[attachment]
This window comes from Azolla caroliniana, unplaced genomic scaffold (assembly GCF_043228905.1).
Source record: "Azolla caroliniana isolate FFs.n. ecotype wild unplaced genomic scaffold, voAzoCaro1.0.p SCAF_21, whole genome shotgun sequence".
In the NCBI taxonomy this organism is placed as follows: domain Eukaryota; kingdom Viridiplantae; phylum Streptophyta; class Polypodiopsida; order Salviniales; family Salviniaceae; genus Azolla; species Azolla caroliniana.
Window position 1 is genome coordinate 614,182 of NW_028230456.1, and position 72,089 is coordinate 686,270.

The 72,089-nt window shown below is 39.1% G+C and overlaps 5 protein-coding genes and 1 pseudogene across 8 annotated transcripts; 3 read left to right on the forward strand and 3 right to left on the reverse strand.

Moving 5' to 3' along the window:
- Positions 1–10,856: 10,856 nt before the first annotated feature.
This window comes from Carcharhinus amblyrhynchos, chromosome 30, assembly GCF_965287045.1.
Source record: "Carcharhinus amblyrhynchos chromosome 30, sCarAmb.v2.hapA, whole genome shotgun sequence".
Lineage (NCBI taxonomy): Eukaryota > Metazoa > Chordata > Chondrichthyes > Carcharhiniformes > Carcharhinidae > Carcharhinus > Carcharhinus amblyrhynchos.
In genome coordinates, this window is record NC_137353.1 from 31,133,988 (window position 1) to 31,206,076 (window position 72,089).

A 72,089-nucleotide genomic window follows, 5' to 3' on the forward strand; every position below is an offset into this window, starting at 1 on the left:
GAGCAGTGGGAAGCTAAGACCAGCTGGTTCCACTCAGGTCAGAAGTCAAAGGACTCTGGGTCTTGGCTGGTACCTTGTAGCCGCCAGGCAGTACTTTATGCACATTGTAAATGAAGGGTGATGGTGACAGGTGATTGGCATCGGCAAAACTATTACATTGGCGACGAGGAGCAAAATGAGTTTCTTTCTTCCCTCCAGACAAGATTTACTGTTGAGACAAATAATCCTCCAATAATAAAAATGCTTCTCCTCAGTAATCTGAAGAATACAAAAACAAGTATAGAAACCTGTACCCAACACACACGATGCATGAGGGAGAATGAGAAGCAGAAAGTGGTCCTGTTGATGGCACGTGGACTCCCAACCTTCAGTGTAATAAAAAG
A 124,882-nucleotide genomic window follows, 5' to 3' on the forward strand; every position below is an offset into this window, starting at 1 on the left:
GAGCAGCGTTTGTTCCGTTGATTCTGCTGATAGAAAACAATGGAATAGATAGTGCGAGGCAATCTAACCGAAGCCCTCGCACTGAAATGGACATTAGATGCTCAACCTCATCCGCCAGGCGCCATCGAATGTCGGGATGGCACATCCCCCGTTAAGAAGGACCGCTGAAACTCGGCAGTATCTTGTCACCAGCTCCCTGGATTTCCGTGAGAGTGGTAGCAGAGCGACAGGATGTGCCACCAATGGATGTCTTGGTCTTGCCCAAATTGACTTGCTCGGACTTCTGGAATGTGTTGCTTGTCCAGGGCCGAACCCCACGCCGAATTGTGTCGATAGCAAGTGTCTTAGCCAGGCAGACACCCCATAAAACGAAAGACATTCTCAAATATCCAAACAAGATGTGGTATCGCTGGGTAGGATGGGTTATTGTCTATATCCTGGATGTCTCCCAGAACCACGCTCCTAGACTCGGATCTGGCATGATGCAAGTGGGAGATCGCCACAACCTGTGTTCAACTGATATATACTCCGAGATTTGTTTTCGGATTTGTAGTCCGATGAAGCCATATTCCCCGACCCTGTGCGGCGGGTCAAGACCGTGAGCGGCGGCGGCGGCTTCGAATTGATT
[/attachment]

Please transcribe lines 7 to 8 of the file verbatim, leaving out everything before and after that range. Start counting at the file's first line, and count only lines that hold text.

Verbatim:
- Positions 1–10,856: 10,856 nt before the first annotated feature.
This window comes from Carcharhinus amblyrhynchos, chromosome 30, assembly GCF_965287045.1.